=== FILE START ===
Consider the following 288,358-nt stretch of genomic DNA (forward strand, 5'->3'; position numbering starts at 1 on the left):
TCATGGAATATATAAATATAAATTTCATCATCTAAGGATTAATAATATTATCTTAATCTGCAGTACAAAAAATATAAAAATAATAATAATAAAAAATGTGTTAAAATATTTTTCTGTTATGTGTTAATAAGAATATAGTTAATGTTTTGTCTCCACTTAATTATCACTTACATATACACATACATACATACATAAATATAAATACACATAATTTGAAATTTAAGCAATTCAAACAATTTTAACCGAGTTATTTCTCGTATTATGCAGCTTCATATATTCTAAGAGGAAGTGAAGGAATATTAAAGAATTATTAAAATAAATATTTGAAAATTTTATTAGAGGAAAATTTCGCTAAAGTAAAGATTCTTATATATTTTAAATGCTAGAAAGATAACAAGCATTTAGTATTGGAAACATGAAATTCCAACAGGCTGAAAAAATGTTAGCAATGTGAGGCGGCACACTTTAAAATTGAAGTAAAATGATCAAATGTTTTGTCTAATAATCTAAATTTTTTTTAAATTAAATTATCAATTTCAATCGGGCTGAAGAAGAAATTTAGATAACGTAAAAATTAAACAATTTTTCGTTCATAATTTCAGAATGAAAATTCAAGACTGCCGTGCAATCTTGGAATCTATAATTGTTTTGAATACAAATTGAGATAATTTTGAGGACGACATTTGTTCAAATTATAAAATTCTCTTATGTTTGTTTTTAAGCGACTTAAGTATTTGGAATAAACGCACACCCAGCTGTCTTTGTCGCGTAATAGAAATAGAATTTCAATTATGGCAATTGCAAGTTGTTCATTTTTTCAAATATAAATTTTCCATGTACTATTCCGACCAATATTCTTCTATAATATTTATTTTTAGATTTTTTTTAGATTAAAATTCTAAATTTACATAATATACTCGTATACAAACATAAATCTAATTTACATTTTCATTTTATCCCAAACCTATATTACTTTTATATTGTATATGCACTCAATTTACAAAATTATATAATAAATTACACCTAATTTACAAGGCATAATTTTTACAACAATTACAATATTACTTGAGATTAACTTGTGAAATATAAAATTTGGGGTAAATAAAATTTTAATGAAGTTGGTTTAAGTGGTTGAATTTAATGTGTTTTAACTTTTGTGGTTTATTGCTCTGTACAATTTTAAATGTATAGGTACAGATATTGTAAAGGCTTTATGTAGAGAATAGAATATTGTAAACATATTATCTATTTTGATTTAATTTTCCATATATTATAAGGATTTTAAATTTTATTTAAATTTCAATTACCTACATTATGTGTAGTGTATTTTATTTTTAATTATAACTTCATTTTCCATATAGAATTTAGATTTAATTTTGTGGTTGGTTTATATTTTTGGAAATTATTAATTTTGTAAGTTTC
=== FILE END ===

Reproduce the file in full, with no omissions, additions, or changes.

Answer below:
Consider the following 288,358-nt stretch of genomic DNA (forward strand, 5'->3'; position numbering starts at 1 on the left):
TCATGGAATATATAAATATAAATTTCATCATCTAAGGATTAATAATATTATCTTAATCTGCAGTACAAAAAATATAAAAATAATAATAATAAAAAATGTGTTAAAATATTTTTCTGTTATGTGTTAATAAGAATATAGTTAATGTTTTGTCTCCACTTAATTATCACTTACATATACACATACATACATACATAAATATAAATACACATAATTTGAAATTTAAGCAATTCAAACAATTTTAACCGAGTTATTTCTCGTATTATGCAGCTTCATATATTCTAAGAGGAAGTGAAGGAATATTAAAGAATTATTAAAATAAATATTTGAAAATTTTATTAGAGGAAAATTTCGCTAAAGTAAAGATTCTTATATATTTTAAATGCTAGAAAGATAACAAGCATTTAGTATTGGAAACATGAAATTCCAACAGGCTGAAAAAATGTTAGCAATGTGAGGCGGCACACTTTAAAATTGAAGTAAAATGATCAAATGTTTTGTCTAATAATCTAAATTTTTTTTAAATTAAATTATCAATTTCAATCGGGCTGAAGAAGAAATTTAGATAACGTAAAAATTAAACAATTTTTCGTTCATAATTTCAGAATGAAAATTCAAGACTGCCGTGCAATCTTGGAATCTATAATTGTTTTGAATACAAATTGAGATAATTTTGAGGACGACATTTGTTCAAATTATAAAATTCTCTTATGTTTGTTTTTAAGCGACTTAAGTATTTGGAATAAACGCACACCCAGCTGTCTTTGTCGCGTAATAGAAATAGAATTTCAATTATGGCAATTGCAAGTTGTTCATTTTTTCAAATATAAATTTTCCATGTACTATTCCGACCAATATTCTTCTATAATATTTATTTTTAGATTTTTTTTAGATTAAAATTCTAAATTTACATAATATACTCGTATACAAACATAAATCTAATTTACATTTTCATTTTATCCCAAACCTATATTACTTTTATATTGTATATGCACTCAATTTACAAAATTATATAATAAATTACACCTAATTTACAAGGCATAATTTTTACAACAATTACAATATTACTTGAGATTAACTTGTGAAATATAAAATTTGGGGTAAATAAAATTTTAATGAAGTTGGTTTAAGTGGTTGAATTTAATGTGTTTTAACTTTTGTGGTTTATTGCTCTGTACAATTTTAAATGTATAGGTACAGATATTGTAAAGGCTTTATGTAGAGAATAGAATATTGTAAACATATTATCTATTTTGATTTAATTTTCCATATATTATAAGGATTTTAAATTTTATTTAAATTTCAATTACCTACATTATGTGTAGTGTATTTTATTTTTAATTATAACTTCATTTTCCATATAGAATTTAGATTTAATTTTGTGGTTGGTTTATATTTTTGGAAATTATTAATTTTGTAAGTTTC